Sometimes when we speak with an emotional person (the angry or the sad) we have difficulty truly engaging with them. Often it stems from the fact that we haven't got to the to the real issue that is troubling the person.
There are many ways of identifying the underlying issue, this is what worked for me as a crisis negotiator which can be used in everyday situations.
In emotional conversations we often hide what we really want to say, for a variety of reasons. A good way of digging into the person’s statements is to follow their lead be feeding off what they have just said.
An example – “I hate having to stand in a queue waiting for long periods just to be served”. Are they saying that they hate standing, hate queuing, or just want to be served without delay? Find out which it is by focussing on each part of their sentence starting with standing.
Say, “You hate standing?”, or “Standing is hard isn’t it?”, or “What don’t you like about standing?” Feed off what they say again until you have explored the ‘standing’ aspect then move to the word ‘queues’. Empathise by saying “Queues are annoying aren’t they?”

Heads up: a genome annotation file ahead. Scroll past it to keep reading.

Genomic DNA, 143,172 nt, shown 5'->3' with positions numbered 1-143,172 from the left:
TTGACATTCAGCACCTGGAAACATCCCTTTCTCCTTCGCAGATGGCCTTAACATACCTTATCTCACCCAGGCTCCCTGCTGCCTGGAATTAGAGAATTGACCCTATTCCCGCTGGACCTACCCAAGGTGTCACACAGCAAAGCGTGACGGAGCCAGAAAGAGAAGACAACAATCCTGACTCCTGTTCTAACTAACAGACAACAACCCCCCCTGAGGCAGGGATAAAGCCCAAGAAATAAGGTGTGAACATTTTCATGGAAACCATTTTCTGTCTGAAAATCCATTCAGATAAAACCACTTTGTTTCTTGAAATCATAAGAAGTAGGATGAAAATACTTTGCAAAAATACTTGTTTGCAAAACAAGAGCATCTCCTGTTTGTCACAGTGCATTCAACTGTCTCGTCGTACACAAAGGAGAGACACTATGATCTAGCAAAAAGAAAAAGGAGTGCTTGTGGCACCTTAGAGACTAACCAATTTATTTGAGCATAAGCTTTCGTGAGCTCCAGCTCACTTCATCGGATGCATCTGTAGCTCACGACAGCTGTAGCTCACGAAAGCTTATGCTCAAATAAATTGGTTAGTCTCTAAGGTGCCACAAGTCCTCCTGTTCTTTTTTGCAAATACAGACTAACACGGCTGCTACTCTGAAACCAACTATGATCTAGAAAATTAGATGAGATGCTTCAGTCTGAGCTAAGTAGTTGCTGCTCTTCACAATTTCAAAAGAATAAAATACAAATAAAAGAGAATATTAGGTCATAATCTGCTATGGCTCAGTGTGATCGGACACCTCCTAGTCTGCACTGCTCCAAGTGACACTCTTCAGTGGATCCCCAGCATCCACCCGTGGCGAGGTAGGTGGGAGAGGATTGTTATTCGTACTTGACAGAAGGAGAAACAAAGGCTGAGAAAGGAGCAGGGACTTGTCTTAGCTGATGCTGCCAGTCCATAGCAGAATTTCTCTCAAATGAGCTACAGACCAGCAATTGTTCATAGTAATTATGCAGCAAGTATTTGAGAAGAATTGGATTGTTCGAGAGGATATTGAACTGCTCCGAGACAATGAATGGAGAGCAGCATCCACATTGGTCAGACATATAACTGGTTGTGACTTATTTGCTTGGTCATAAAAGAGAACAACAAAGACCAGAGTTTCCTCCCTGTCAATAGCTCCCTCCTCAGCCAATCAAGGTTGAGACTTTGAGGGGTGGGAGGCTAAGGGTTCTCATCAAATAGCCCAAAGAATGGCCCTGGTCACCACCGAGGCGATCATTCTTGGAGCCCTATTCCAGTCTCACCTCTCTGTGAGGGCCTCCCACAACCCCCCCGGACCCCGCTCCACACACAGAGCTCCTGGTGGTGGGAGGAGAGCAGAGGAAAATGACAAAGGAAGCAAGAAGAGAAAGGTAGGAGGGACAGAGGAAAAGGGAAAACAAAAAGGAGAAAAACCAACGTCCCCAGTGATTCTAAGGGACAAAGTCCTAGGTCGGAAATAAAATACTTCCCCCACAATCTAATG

Another way of delving into the issue is termed ‘mirroring’ or sometimes termed ‘reflecting’. Use one or two of their words and phrase it as a question by putting inflection in the last word and leave a pause to await their reply – “Hate standing?” Another way of saying this is not quite as effective, you could say – “You mentioned that you hate standing, what is it about standing that you hate?”
A third way of getting to the bottom of the conversation is to label the emotion that sits in behind the statement. This is a very effective technique if used properly. Say something like – “Standing in a queue is frustrating isn’t it?”
You don’t have to get the emotion correct, if you get it wrong they will soon correct you. They might say – “It’s not frustrating, it’s damned annoying.” Bingo, they have acknowledged the underlying emotion and will most times open up to you about the actual issue.
Remember to use an effective pause as much as possible. We hate silence therefore will want to fill it with words. Let them fill the silence, we have two ears and one mouth so do twice as much listening as talking.
Just like peeling back an onion layer by layer to reach the centre, using one or a combination of the above will assist you getting to the real issue.